The biggest theme to the feedback I’ve received this season is to slow down, and let the broadcast “breathe” more. This will always be tough for me because I have a fairly hyper personality. Always room for improvement now in my broadcasts, but listening to my games over the last 3-4 weeks, I realize that I’m wayyyy better than I was in April.
The telling sign for my improvement is how it’s changed my speech patterns in everyday life. I’ve always been a fast talker. An amateur psychologist might conclude it stems from being self conscious, or a lack of confidence, or just being nervous. (Personally, I think I’m just always in a hurry to do everything – talk, type, eat, drive, etc.)
During one of my recent coaching sessions, this point was driven home as we evaluated my interview with Oakland A’s general manager Billy Beane.
One of my questions was: “your assistant general manager, David Forst, many consider him the heir apparent in Oakland, or a GM candidate elsewhere. Did he try to talk you out of that seven-year extension?”
My coach thought it was a great question, but he thought the delivery was off. I’ve listened to that question about 20 times now, and it kills me, because it would be soooooooo much better if I relaxed and asked it slower.
Such as, “your assistant general manager is David Forst. (pause) Many consider him the heir apparent in Oakland or a GM candidate elsewhere. (longer pause). I’m curious (quick pause) did he try talking you out of that seven-year extension?”
As any stand-up comic will tell you, it’s not just what you say; it’s how you say it. I’m learning that … slowly … sometimes, very slowly. I’m learning it’s much easier to do solo, in the booth, than it is doing a live interview with the most famous GM in baseball.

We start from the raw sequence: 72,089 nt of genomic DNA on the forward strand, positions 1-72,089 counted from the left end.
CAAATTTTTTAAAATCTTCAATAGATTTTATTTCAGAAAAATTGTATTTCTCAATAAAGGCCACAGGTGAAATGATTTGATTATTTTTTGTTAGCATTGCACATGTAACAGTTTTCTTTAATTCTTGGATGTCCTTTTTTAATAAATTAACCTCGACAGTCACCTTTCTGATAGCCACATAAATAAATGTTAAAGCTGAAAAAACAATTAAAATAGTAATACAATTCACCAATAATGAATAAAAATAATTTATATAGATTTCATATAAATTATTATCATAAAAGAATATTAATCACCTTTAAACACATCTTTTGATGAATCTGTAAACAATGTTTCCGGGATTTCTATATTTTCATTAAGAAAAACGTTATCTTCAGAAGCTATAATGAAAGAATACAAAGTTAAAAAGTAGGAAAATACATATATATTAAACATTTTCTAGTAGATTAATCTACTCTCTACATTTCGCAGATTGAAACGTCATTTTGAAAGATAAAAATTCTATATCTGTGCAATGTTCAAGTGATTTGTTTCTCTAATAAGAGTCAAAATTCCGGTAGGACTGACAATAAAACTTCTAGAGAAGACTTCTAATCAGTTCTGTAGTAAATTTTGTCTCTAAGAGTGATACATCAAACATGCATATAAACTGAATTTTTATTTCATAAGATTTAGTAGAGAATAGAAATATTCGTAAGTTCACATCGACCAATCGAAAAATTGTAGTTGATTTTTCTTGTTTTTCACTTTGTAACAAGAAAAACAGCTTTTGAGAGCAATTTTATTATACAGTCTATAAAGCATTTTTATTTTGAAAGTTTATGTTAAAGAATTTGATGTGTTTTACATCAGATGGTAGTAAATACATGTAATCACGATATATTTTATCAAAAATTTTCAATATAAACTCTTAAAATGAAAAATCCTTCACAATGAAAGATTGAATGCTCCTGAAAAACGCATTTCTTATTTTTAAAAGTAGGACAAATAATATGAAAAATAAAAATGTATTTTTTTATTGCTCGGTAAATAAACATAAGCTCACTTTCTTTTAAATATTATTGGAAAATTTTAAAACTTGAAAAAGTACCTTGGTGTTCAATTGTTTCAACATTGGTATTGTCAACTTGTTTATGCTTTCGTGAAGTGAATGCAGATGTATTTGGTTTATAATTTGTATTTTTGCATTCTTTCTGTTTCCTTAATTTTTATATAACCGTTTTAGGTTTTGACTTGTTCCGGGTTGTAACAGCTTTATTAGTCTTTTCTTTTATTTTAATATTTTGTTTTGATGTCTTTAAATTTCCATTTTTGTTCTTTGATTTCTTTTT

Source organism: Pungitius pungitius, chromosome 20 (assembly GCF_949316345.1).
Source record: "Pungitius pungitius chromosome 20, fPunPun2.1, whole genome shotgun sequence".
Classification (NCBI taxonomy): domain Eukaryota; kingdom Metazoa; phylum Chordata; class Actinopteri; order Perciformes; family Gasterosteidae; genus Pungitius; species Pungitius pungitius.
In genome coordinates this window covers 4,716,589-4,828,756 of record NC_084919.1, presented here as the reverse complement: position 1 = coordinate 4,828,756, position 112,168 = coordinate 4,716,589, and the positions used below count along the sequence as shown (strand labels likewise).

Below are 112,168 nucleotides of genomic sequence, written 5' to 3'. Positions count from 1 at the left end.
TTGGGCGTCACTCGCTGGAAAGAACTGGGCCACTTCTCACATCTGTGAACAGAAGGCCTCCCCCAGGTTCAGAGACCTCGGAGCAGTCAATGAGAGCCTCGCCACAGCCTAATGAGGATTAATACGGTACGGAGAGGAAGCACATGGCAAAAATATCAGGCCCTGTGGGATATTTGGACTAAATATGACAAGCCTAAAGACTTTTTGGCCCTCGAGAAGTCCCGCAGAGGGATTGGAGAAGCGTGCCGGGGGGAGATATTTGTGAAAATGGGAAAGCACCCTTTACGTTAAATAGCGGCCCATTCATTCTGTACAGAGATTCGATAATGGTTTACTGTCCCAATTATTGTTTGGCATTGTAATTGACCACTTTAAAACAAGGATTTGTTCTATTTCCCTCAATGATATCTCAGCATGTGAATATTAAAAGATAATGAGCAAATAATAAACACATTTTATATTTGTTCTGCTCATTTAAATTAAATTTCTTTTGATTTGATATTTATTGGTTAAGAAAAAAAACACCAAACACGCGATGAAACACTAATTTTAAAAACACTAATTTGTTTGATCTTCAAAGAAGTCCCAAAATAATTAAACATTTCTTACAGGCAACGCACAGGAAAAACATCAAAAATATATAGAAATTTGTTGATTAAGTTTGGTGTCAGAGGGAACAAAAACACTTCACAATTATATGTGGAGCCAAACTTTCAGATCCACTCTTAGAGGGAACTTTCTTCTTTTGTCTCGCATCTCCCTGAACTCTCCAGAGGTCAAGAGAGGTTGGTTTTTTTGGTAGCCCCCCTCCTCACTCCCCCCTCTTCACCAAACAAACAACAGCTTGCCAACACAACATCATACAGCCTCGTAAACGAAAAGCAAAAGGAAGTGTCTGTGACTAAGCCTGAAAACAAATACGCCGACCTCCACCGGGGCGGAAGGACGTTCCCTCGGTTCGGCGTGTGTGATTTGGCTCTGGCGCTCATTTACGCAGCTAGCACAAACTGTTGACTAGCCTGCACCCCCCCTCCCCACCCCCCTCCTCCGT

Recently, I was talking ball with my friend Zack Bayrouty, the Stockton Ports announcer, and I asked him if he heard what Bakersfield third baseman Chris Davis did the night before. Z-Bay said no, so I explained how Davis extended his hitting streak by going 4-for-4 … with four runs … and four RBIs.
“Wow,” Z-bay said.
“Annnnnnnd,” I added, pausing a second or two for emphasis, “he had four errors also.”
Two months ago, I’d have said, “hehadfourhitsfourrunsfourRBIsandfourerrors.”
Nowwwww … I draw out the words a little longer … pause for dramatic affect … let the words from the first part of the sentence sink in … and then finish my sentence. Granted, easier said to do that talking to Z-Bay, than a live interview with Billy Beane, but a lesson to be learned and practiced more.
Knowing my friends, they will probably find this really annoying … and tell me to stop talking like I’m on the air and just talk like the old Josh.